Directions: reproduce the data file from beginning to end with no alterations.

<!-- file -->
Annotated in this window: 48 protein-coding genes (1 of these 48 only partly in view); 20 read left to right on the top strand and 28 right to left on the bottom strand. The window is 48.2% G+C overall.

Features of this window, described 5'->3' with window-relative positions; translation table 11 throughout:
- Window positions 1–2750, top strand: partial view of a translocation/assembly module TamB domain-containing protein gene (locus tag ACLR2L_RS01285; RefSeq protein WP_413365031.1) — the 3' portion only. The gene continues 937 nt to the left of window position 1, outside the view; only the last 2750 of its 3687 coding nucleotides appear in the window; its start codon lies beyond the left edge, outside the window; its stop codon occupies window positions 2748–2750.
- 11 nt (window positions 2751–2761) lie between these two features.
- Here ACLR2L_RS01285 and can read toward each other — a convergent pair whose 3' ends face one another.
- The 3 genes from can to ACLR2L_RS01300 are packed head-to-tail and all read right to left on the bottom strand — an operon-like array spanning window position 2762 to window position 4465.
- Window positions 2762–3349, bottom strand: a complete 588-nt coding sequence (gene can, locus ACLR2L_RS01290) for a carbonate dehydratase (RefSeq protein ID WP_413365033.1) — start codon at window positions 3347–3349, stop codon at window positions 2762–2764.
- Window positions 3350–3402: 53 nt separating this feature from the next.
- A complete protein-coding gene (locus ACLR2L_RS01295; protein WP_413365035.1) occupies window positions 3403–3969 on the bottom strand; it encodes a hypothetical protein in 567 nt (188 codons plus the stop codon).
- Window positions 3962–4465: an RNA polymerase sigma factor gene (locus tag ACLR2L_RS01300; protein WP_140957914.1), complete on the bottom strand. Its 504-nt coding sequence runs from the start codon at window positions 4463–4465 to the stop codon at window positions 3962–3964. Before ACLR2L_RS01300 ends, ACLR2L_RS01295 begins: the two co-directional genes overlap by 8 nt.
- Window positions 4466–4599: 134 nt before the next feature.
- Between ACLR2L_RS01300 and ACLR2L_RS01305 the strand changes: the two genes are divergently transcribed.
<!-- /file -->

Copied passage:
Annotated in this window: 48 protein-coding genes (1 of these 48 only partly in view); 20 read left to right on the top strand and 28 right to left on the bottom strand. The window is 48.2% G+C overall.

Features of this window, described 5'->3' with window-relative positions; translation table 11 throughout:
- Window positions 1–2750, top strand: partial view of a translocation/assembly module TamB domain-containing protein gene (locus tag ACLR2L_RS01285; RefSeq protein WP_413365031.1) — the 3' portion only. The gene continues 937 nt to the left of window position 1, outside the view; only the last 2750 of its 3687 coding nucleotides appear in the window; its start codon lies beyond the left edge, outside the window; its stop codon occupies window positions 2748–2750.
- 11 nt (window positions 2751–2761) lie between these two features.
- Here ACLR2L_RS01285 and can read toward each other — a convergent pair whose 3' ends face one another.
- The 3 genes from can to ACLR2L_RS01300 are packed head-to-tail and all read right to left on the bottom strand — an operon-like array spanning window position 2762 to window position 4465.
- Window positions 2762–3349, bottom strand: a complete 588-nt coding sequence (gene can, locus ACLR2L_RS01290) for a carbonate dehydratase (RefSeq protein ID WP_413365033.1) — start codon at window positions 3347–3349, stop codon at window positions 2762–2764.
- Window positions 3350–3402: 53 nt separating this feature from the next.
- A complete protein-coding gene (locus ACLR2L_RS01295; protein WP_413365035.1) occupies window positions 3403–3969 on the bottom strand; it encodes a hypothetical protein in 567 nt (188 codons plus the stop codon).
- Window positions 3962–4465: an RNA polymerase sigma factor gene (locus tag ACLR2L_RS01300; protein WP_140957914.1), complete on the bottom strand. Its 504-nt coding sequence runs from the start codon at window positions 4463–4465 to the stop codon at window positions 3962–3964. Before ACLR2L_RS01300 ends, ACLR2L_RS01295 begins: the two co-directional genes overlap by 8 nt.
- Window positions 4466–4599: 134 nt before the next feature.
- Between ACLR2L_RS01300 and ACLR2L_RS01305 the strand changes: the two genes are divergently transcribed.